KOREA WORKS
Teach English in Korea - Jobs in Korea

KOREA WORKS FAQs

KOREA WORKS FAQs

Is TEFL/TESOL or any other teaching certificate really necessary?

We strongly recommend that all teachers who have no formal training in education pursue a teaching certificate. As we’ve mentioned, the job market in Korea is very competitive and it can be hard to make yourself stand out if you don’t have a Bachelors in Education or English. 

Plus, if you’ve never stood in front of a classroom of students before, a teaching certificate can help prepare for this huge moment. Sure — some people are born with the intuition needed to navigate classroom management. Some people naturally know how to cater to different students’ learning styles. Some people can effortlessly navigate the nuances of teaching a second language to a room full of kids who literally have NO idea what you are saying. 

But for the rest of us, a little bit of extra training can go a long way. Click here to check out a few TEFL/TESOL courses that our Korea Works teachers have had tremendous success with over the years. 

Getting certified can help give you the basic tools and knowledge to turn an unmotivated classroom into an excited, cooperative group. You’ll learn how to explain grammatical concepts, current methodology behind second language acquisition, and use critical thinking skills to imply these things (and much more!) in the classroom. No matter who you are, if you are teaching in Korea for the first time, you’ll need some training! Without it you may not have the confidence you need to step into this new experience with two firm feet. Plus, it’s hard to tell what sort of training you can count on upon arrival. Some schools will hold week-long group training sessions, while some might make you wait months before offering any orientation and training. Some schools will put you at the front of the class on Day 1, while some might let you sit in on classes for a week before starting. Your level of training is dependent on your school and when you arrive, so it’s best to be prepared for anything.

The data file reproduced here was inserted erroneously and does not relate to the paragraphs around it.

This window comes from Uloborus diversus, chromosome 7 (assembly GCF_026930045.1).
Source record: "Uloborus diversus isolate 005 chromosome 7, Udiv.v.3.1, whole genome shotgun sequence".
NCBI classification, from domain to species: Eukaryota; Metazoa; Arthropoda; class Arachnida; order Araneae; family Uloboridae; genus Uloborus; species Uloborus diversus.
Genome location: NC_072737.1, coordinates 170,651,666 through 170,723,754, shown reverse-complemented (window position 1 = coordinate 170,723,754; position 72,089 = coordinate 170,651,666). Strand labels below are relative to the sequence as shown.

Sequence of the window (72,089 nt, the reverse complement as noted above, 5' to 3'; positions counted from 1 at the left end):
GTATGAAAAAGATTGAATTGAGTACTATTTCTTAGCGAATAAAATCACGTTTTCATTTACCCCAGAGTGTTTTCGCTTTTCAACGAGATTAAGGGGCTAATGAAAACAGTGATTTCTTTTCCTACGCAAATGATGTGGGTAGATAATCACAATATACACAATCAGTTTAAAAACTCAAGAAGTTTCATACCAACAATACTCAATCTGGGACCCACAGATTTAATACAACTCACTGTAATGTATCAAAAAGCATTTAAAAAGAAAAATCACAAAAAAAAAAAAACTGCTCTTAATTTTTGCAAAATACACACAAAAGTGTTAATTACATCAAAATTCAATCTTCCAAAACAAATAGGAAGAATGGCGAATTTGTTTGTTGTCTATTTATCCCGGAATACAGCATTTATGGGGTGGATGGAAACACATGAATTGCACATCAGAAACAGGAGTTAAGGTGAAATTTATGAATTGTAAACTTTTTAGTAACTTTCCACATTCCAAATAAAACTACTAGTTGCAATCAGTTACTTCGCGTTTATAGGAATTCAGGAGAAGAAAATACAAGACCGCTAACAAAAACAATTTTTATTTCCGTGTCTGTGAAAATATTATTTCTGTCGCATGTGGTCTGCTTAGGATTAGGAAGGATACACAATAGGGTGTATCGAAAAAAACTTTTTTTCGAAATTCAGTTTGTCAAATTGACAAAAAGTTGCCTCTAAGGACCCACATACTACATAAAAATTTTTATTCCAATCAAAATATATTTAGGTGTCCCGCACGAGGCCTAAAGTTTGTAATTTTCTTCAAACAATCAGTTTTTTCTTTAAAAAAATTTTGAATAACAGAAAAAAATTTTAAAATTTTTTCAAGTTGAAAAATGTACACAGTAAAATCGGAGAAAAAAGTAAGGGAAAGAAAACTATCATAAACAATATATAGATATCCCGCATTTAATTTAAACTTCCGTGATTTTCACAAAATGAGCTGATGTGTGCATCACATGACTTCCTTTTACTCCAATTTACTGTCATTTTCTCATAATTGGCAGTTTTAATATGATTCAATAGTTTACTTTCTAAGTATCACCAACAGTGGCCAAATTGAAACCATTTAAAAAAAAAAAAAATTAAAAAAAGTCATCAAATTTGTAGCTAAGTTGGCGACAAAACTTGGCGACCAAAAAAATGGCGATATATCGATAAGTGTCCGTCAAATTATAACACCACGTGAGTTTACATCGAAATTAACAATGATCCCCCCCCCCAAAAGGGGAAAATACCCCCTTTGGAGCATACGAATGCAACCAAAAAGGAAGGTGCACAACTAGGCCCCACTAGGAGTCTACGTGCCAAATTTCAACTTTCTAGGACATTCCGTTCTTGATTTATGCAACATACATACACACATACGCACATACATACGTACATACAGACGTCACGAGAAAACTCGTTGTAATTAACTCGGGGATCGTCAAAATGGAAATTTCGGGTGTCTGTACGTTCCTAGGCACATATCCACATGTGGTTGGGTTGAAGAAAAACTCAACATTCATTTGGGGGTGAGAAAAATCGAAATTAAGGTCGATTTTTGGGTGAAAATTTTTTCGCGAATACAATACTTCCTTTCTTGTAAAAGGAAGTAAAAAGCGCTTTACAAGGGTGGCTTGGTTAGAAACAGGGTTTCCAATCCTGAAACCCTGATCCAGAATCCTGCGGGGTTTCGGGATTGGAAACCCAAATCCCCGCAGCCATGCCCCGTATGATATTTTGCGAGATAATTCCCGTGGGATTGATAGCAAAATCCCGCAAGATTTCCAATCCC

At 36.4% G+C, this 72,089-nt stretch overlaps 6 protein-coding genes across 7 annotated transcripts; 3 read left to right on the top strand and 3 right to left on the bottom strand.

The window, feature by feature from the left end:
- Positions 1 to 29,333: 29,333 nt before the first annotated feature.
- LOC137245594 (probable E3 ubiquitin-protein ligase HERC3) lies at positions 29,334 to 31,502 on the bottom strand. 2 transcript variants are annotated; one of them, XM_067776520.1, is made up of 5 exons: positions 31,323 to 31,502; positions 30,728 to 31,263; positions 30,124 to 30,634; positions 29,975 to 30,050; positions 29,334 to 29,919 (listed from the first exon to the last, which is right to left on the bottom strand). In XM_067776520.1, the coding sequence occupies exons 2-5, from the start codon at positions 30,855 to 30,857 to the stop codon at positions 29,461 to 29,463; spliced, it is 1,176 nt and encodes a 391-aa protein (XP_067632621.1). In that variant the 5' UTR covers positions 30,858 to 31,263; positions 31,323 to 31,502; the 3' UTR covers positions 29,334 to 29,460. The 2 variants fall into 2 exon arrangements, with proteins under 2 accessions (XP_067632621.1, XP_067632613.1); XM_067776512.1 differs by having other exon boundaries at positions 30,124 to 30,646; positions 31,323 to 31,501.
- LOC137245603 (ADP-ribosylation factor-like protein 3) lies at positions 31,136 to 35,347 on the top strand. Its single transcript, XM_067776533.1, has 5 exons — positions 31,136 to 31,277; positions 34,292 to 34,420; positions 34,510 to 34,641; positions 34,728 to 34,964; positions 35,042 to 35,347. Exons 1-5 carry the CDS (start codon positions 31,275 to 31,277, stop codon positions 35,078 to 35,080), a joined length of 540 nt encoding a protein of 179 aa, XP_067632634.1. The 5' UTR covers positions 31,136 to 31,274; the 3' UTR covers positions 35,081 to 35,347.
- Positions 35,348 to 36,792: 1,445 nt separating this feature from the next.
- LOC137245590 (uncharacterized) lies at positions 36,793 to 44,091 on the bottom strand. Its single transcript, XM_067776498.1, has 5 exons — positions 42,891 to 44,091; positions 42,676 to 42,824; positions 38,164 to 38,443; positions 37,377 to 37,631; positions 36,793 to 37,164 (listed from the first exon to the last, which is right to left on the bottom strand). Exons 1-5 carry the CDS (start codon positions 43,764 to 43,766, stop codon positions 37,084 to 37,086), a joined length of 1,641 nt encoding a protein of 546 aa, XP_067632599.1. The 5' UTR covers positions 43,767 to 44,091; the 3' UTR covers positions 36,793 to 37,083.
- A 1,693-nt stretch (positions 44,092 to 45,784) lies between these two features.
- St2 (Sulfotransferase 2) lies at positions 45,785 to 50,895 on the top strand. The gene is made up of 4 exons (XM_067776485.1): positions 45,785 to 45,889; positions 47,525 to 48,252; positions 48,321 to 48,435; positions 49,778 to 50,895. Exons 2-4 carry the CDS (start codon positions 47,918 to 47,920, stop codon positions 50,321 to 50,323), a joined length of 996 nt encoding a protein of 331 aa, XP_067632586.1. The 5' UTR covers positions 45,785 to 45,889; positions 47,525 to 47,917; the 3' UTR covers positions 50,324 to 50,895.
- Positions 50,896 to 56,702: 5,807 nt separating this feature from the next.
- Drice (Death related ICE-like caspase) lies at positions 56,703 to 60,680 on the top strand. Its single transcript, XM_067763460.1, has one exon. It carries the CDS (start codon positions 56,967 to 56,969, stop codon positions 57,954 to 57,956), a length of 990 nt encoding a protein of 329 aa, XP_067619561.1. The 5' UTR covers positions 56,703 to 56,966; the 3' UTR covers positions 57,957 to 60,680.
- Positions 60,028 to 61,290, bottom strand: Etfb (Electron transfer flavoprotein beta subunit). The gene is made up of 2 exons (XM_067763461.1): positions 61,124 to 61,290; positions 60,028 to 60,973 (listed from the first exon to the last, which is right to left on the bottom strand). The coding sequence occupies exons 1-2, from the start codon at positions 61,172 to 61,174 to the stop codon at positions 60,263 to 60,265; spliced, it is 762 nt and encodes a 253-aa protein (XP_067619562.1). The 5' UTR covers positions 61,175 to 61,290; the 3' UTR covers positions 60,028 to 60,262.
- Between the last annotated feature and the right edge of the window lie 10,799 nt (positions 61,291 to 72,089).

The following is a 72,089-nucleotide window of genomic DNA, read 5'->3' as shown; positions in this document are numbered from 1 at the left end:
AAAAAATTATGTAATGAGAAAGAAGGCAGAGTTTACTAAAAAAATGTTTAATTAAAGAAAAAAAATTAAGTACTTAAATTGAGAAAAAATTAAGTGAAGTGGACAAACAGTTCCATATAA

Of course, the real benefit of getting a TEFL certificate is for your own experience. Students can sense how much or how little experience a teacher has, and are more likely to act out if they can tell you have no clue what you’re doing. A TEFL course teaches you not only how to teach, but how to set up your classroom to minimize behavioral issues and maximize results. The teachers who come to Korea without a certification learn how to teach the hard way. An uncertified teacher will drone through lesson plans that end up being horribly ineffective and slug through difficult material in a complicated manner, while students stare blankly at their textbooks. Some teachers lose rapport with students because of a lack of organization and confidence, or because of an all-too-casual disposition. By the time the uncertified teacher figures out what they’re doing, the contract is almost up!